Soames orders questioning on Gulf pesticides cover-up

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The Independent Online
Nicholas Soames, the Armed Forces minister, has ordered a crack team of military police investigators to question soldiers and senior civil servants over the cover-up of the use of dangerous pesticides in the Gulf War.

Members of the Royal Air Force Special Investigations Bureau (SIB) will today begin their inquiry to establish how information regarding the use of organophosphate pesticides (OPs) in the conflict was withheld from ministers. The cover-up led to Mr Soames having to make an apology in the House of Commons last December for wrongly informing the House that the pesticides were not used.

The investigation has been set up at the RAF SIB's base at Rudloe Manor, Wiltshire, from where the plainclothes unit also investigates breaches of the Official Secrets Act.

It is believed that the RAF police were assigned to the investigation because most of those who will be questioned will be Army personnel. The investigators, who have been told to report back promptly, will seek to establish the chain of command through which information on OPs was passed.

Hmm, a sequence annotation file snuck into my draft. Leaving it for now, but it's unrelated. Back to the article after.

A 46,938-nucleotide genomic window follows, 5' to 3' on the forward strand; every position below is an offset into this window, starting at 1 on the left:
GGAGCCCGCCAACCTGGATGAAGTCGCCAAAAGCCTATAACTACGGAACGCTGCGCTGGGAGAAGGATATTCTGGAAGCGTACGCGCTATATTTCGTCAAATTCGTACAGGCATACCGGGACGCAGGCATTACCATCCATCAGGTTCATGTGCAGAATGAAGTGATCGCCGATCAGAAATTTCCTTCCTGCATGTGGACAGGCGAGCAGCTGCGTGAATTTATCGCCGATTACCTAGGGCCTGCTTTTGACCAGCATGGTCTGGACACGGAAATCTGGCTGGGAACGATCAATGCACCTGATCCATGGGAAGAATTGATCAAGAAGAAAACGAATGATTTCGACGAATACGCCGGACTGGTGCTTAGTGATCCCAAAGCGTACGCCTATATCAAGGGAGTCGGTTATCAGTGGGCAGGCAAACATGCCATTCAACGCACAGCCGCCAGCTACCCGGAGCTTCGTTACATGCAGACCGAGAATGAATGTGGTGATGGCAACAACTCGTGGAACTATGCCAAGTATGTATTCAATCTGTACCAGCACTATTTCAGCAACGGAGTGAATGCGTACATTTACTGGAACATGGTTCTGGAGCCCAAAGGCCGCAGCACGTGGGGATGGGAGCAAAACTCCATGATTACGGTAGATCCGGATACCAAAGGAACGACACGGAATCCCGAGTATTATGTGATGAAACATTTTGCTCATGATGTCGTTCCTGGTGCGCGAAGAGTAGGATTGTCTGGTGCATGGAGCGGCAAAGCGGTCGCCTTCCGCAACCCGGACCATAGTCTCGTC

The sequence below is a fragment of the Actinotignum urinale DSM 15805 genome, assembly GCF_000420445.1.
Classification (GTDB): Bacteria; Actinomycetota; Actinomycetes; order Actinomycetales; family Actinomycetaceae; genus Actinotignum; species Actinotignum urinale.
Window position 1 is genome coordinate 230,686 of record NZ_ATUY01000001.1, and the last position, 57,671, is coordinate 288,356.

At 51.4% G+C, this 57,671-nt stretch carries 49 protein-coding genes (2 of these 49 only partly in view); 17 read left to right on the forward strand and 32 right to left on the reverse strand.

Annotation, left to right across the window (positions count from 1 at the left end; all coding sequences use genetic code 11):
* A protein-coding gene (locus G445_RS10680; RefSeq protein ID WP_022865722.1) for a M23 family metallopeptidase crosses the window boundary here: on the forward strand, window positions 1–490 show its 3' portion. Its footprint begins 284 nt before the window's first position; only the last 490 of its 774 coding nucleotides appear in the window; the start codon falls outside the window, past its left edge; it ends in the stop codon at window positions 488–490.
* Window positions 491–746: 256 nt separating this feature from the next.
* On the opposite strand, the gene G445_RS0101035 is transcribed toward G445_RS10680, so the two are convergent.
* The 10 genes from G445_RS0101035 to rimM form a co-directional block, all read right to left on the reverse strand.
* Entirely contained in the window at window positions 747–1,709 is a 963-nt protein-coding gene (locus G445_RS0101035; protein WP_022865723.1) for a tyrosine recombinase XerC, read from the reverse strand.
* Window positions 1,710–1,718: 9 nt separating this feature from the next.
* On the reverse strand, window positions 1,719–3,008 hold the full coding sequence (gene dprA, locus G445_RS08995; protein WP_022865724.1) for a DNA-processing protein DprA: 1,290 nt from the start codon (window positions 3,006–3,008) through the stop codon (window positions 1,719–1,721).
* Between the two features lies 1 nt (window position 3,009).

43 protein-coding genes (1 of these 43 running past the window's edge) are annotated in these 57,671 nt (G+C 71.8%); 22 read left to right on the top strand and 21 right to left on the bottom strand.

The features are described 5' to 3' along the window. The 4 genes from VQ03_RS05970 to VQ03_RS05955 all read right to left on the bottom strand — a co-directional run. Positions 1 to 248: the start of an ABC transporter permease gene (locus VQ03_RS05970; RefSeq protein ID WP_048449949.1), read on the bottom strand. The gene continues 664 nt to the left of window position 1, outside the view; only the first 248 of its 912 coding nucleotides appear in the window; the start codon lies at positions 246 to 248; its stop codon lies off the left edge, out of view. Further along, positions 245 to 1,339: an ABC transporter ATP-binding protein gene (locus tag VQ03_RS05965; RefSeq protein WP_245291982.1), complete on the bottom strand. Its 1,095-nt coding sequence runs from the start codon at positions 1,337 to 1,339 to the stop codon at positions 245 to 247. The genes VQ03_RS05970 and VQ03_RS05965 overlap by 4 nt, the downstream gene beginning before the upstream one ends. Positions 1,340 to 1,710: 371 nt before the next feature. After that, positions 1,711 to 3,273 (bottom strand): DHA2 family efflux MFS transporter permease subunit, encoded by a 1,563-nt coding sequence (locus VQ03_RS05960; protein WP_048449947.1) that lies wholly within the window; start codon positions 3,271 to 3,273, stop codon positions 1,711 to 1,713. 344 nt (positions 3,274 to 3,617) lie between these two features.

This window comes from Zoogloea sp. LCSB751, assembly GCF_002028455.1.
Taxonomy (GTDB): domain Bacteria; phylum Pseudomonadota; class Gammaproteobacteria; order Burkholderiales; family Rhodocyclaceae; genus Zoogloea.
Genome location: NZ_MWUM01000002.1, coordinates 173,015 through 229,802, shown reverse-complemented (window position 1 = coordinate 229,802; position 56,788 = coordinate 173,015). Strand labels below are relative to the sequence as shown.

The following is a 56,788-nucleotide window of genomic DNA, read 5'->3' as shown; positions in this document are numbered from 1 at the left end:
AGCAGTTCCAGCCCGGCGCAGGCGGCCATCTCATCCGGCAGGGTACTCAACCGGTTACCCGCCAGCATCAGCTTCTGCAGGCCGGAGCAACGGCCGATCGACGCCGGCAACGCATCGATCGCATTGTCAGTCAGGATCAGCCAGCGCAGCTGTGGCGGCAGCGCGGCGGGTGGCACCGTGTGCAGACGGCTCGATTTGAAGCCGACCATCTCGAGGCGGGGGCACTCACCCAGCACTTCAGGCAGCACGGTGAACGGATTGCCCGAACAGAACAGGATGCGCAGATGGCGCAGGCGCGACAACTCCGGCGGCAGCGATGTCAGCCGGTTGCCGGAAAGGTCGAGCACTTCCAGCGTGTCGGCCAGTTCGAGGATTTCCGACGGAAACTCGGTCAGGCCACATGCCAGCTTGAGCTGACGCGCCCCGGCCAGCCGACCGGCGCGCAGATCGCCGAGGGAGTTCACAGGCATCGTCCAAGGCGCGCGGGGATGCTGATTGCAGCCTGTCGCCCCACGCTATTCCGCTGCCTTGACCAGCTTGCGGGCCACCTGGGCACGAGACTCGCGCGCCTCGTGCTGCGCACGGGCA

Among those likely to be asked to help with the inquiry are Lieutenant- Colonel John Graham, who was in charge of medical operations in the Gulf, along with Major SF Drysdale.

Both men were given detailed post-operational reports of the OP use by environmental health technicians who were involved in spraying the pesticides.

The reports included numerous complaints about the pesticides used, and the lack of protective clothing for those applying it.

Lt-Col Graham, who was a Major during the war, was later promoted to the Defence Medical Services Directorate, in London. On 26 August last year, when Parliament was still unaware of the use of OPs in the Gulf, Lt-Col Graham circulated a document which said they were "extensively used". It read: "Pesticides, including a wide range of organophosphate compounds, were extensively used by British personnel during Operation Granby."

The briefing stated: "As [pesticides] were widely applied, all personnel in theatre will have been in contact to a lesser degree."

Veterans ignored, page 5